Friday, November 25, 2016

Technopoly by Neil Postman

This is one of the hardest book reviews I've ever written. I had pages and pages of relevant quotes that I had to keep culling out. They were so helpful and so good that it hurt to cut them away.

Though not as readily accessible as Amusing Ourselves to Death, Neil Postman's Technopoly has a lot to add to the discussion of the surrender of culture to technology (the book's subtitle). I expected it to be dry, but found many nuggets of truth that kept me eagerly reading. I skimmed the chapters that were outdated, but those were very few because this book is more about the philosophy rather than the mechanics of technology.

Postman is not a Luddite who disdains all technological advances. But he wants us to be very careful to realize the difference they will make in our lives. "Their gifts are bountiful, but not without cost." He describes America as a Technopoly (the submission of all forms of cultural life to the sovereignty of technique and technology) because of our unquestioning acceptance of all technological advances.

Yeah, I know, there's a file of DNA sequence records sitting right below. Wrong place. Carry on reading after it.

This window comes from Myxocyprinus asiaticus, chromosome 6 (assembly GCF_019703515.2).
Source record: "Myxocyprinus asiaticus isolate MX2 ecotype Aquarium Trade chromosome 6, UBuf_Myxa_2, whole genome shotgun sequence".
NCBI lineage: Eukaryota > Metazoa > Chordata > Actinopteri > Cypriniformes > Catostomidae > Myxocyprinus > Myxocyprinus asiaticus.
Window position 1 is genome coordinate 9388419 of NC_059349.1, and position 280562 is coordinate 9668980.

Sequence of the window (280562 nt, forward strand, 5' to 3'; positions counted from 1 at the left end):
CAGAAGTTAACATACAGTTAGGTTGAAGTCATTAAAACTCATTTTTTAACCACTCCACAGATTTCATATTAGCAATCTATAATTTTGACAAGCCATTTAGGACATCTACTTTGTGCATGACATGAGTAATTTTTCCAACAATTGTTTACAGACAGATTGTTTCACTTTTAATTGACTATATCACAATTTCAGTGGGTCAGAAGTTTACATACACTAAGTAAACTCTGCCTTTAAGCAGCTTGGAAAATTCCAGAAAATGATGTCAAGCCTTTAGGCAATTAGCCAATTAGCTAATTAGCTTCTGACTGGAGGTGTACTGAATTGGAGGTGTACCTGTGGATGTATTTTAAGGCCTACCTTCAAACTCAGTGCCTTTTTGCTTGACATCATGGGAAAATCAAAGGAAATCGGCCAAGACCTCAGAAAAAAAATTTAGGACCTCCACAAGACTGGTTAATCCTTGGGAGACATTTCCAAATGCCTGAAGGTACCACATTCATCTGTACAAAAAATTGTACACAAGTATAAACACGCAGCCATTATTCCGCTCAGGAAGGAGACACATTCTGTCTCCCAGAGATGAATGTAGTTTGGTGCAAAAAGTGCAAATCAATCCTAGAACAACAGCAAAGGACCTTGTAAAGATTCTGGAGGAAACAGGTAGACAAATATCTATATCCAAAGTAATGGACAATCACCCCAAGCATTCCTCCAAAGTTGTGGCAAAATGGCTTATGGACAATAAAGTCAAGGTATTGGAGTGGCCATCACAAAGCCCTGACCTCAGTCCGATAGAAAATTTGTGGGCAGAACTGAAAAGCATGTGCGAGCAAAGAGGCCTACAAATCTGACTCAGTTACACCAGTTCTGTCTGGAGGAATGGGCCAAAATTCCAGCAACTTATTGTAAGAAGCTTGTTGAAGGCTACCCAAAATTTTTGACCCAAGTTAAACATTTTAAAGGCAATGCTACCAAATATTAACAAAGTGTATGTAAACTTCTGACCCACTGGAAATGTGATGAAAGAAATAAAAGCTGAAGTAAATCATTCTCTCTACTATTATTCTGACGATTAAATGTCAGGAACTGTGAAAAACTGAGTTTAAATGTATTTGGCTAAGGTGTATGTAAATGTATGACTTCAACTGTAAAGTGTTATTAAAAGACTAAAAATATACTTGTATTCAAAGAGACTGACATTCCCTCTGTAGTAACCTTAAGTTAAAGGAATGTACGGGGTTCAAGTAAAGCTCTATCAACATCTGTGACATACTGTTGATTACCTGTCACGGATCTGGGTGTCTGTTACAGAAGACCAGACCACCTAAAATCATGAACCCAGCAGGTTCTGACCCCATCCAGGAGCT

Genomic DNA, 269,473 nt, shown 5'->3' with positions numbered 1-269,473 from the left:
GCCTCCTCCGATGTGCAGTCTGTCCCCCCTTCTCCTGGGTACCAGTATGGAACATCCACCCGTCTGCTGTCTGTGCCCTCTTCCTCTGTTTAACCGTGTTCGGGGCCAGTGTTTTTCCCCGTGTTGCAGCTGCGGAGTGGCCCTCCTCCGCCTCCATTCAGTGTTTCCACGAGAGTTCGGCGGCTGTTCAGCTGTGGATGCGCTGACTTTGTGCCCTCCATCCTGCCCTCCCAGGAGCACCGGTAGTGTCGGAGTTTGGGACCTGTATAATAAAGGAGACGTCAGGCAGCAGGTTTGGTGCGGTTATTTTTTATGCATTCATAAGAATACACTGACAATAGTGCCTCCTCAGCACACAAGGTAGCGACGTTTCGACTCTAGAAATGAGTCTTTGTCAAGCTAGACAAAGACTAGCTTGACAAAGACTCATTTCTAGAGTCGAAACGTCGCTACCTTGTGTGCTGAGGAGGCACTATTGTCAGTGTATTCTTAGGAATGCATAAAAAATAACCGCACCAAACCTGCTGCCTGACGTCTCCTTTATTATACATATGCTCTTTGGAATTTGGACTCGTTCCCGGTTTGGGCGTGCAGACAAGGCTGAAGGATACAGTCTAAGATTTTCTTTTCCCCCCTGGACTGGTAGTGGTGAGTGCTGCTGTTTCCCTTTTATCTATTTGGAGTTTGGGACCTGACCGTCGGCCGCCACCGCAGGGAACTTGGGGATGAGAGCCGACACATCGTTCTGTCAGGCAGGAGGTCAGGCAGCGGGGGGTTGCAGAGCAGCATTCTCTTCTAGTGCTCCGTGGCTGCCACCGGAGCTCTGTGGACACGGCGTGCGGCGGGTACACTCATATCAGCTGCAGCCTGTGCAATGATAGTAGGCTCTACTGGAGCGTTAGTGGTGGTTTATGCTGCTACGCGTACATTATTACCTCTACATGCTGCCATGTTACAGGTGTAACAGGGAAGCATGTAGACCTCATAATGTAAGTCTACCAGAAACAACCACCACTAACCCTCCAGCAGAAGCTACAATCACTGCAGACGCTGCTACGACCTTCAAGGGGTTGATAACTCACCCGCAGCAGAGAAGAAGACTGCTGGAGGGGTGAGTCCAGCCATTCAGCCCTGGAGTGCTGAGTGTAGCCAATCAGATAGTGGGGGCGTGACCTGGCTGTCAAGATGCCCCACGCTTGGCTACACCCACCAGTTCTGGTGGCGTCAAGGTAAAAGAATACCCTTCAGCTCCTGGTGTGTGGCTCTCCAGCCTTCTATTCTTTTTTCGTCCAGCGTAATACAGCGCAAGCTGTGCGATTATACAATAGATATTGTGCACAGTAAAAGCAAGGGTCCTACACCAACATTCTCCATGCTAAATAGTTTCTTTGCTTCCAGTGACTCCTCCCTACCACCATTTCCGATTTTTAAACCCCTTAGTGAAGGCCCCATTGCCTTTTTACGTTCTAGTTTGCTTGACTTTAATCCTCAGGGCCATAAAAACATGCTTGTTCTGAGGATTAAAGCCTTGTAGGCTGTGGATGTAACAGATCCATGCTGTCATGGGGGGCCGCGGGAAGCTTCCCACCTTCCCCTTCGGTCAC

We are currently surrounded with zealous prophets who see only what new technologies can do and are incapable of imagining what they will undo. (p. 5)

How did Technopoly find fertile ground on American soil? Postman gives four interrelated reasons. The American distrust of restraints (our "Anything is possible," can-do mentality), the exploitative genius of technological pioneers of the late 19th and early 20th centuries. (Morse, Rockefeller Alexander Graham bell, Edison, Ford, etc.), the successes of technology in providing Americans with convenience, comfort, speed, hygiene, and abundance. (Why question it?), and the devaluation of traditional beliefs brought on by a growing faith in science to solve problems. (p. 53-55)

We scoff at Luddites, but fail to see that they are calling us to re-evaluate how various technologies dehumanize us. Postman prefers to call those who abstain from adopting every new technology as "resistance fighters" and points out that their resistance is a thoughtful and careful rebellion in order to preserve that which really matters.

I've been quoting this book non-stop since finishing it three weeks ago. A very worthwhile read.

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